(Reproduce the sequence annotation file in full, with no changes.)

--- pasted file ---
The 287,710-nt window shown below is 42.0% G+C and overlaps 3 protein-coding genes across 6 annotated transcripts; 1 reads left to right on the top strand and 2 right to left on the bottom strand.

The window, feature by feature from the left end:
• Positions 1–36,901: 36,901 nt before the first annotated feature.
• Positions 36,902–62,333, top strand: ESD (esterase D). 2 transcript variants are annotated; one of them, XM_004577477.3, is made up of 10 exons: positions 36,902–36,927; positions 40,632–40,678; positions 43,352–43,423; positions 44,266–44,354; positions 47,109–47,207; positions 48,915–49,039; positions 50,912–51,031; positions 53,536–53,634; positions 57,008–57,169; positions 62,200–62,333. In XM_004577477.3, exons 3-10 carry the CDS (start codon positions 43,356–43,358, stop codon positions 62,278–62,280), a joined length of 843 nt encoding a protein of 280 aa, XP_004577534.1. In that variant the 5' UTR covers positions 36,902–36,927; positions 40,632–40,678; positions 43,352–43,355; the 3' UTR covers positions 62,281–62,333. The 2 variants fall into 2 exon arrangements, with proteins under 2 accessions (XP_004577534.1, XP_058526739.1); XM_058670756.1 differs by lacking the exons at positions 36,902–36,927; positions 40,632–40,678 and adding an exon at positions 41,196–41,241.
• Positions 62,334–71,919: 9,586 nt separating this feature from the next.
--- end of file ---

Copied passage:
The 287,710-nt window shown below is 42.0% G+C and overlaps 3 protein-coding genes across 6 annotated transcripts; 1 reads left to right on the top strand and 2 right to left on the bottom strand.

The window, feature by feature from the left end:
• Positions 1–36,901: 36,901 nt before the first annotated feature.
• Positions 36,902–62,333, top strand: ESD (esterase D). 2 transcript variants are annotated; one of them, XM_004577477.3, is made up of 10 exons: positions 36,902–36,927; positions 40,632–40,678; positions 43,352–43,423; positions 44,266–44,354; positions 47,109–47,207; positions 48,915–49,039; positions 50,912–51,031; positions 53,536–53,634; positions 57,008–57,169; positions 62,200–62,333. In XM_004577477.3, exons 3-10 carry the CDS (start codon positions 43,356–43,358, stop codon positions 62,278–62,280), a joined length of 843 nt encoding a protein of 280 aa, XP_004577534.1. In that variant the 5' UTR covers positions 36,902–36,927; positions 40,632–40,678; positions 43,352–43,355; the 3' UTR covers positions 62,281–62,333. The 2 variants fall into 2 exon arrangements, with proteins under 2 accessions (XP_004577534.1, XP_058526739.1); XM_058670756.1 differs by lacking the exons at positions 36,902–36,927; positions 40,632–40,678 and adding an exon at positions 41,196–41,241.
• Positions 62,334–71,919: 9,586 nt separating this feature from the next.